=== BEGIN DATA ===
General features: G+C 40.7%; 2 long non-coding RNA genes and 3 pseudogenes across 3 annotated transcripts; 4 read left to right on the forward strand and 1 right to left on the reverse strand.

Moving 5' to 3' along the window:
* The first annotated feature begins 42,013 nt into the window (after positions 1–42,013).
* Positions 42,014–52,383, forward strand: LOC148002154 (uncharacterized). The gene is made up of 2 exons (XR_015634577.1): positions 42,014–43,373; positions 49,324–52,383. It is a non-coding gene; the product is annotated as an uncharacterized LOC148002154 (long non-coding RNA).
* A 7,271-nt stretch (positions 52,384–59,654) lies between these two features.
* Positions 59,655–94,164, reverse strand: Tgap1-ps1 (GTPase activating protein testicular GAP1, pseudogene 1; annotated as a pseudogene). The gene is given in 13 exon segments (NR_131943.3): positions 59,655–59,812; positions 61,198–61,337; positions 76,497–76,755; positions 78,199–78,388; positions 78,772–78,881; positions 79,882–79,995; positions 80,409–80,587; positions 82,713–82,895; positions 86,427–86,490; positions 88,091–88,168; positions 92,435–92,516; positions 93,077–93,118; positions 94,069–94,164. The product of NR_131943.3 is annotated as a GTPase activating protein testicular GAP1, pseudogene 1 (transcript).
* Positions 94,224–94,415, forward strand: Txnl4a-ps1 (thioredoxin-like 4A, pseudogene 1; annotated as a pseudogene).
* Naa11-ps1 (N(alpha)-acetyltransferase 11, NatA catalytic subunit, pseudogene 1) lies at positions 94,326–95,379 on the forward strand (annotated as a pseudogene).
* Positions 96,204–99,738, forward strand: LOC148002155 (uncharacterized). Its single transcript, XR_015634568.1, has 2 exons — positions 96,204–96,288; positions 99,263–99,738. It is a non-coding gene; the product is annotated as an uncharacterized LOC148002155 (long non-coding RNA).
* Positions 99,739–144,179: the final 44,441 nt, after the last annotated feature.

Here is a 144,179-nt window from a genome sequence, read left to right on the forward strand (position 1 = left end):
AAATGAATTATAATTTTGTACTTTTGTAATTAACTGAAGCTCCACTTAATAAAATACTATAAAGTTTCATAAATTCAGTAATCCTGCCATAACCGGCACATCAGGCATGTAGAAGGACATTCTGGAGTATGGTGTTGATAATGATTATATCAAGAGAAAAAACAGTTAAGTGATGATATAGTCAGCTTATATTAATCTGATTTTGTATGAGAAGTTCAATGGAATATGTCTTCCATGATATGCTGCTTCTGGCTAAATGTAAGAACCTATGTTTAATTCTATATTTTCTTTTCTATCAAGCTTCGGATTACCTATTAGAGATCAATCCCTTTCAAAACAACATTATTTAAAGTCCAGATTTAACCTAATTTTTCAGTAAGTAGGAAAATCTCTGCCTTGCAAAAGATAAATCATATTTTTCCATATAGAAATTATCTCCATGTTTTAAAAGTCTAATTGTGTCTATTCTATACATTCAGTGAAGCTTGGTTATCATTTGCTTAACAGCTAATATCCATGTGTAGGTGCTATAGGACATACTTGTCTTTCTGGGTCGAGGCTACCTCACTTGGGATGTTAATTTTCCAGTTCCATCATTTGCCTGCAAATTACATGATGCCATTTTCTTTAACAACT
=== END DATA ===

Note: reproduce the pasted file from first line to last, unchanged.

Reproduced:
General features: G+C 40.7%; 2 long non-coding RNA genes and 3 pseudogenes across 3 annotated transcripts; 4 read left to right on the forward strand and 1 right to left on the reverse strand.

Moving 5' to 3' along the window:
* The first annotated feature begins 42,013 nt into the window (after positions 1–42,013).
* Positions 42,014–52,383, forward strand: LOC148002154 (uncharacterized). The gene is made up of 2 exons (XR_015634577.1): positions 42,014–43,373; positions 49,324–52,383. It is a non-coding gene; the product is annotated as an uncharacterized LOC148002154 (long non-coding RNA).
* A 7,271-nt stretch (positions 52,384–59,654) lies between these two features.
* Positions 59,655–94,164, reverse strand: Tgap1-ps1 (GTPase activating protein testicular GAP1, pseudogene 1; annotated as a pseudogene). The gene is given in 13 exon segments (NR_131943.3): positions 59,655–59,812; positions 61,198–61,337; positions 76,497–76,755; positions 78,199–78,388; positions 78,772–78,881; positions 79,882–79,995; positions 80,409–80,587; positions 82,713–82,895; positions 86,427–86,490; positions 88,091–88,168; positions 92,435–92,516; positions 93,077–93,118; positions 94,069–94,164. The product of NR_131943.3 is annotated as a GTPase activating protein testicular GAP1, pseudogene 1 (transcript).
* Positions 94,224–94,415, forward strand: Txnl4a-ps1 (thioredoxin-like 4A, pseudogene 1; annotated as a pseudogene).
* Naa11-ps1 (N(alpha)-acetyltransferase 11, NatA catalytic subunit, pseudogene 1) lies at positions 94,326–95,379 on the forward strand (annotated as a pseudogene).
* Positions 96,204–99,738, forward strand: LOC148002155 (uncharacterized). Its single transcript, XR_015634568.1, has 2 exons — positions 96,204–96,288; positions 99,263–99,738. It is a non-coding gene; the product is annotated as an uncharacterized LOC148002155 (long non-coding RNA).
* Positions 99,739–144,179: the final 44,441 nt, after the last annotated feature.

Here is a 144,179-nt window from a genome sequence, read left to right on the forward strand (position 1 = left end):
AAATGAATTATAATTTTGTACTTTTGTAATTAACTGAAGCTCCACTTAATAAAATACTATAAAGTTTCATAAATTCAGTAATCCTGCCATAACCGGCACATCAGGCATGTAGAAGGACATTCTGGAGTATGGTGTTGATAATGATTATATCAAGAGAAAAAACAGTTAAGTGATGATATAGTCAGCTTATATTAATCTGATTTTGTATGAGAAGTTCAATGGAATATGTCTTCCATGATATGCTGCTTCTGGCTAAATGTAAGAACCTATGTTTAATTCTATATTTTCTTTTCTATCAAGCTTCGGATTACCTATTAGAGATCAATCCCTTTCAAAACAACATTATTTAAAGTCCAGATTTAACCTAATTTTTCAGTAAGTAGGAAAATCTCTGCCTTGCAAAAGATAAATCATATTTTTCCATATAGAAATTATCTCCATGTTTTAAAAGTCTAATTGTGTCTATTCTATACATTCAGTGAAGCTTGGTTATCATTTGCTTAACAGCTAATATCCATGTGTAGGTGCTATAGGACATACTTGTCTTTCTGGGTCGAGGCTACCTCACTTGGGATGTTAATTTTCCAGTTCCATCATTTGCCTGCAAATTACATGATGCCATTTTCTTTAACAACT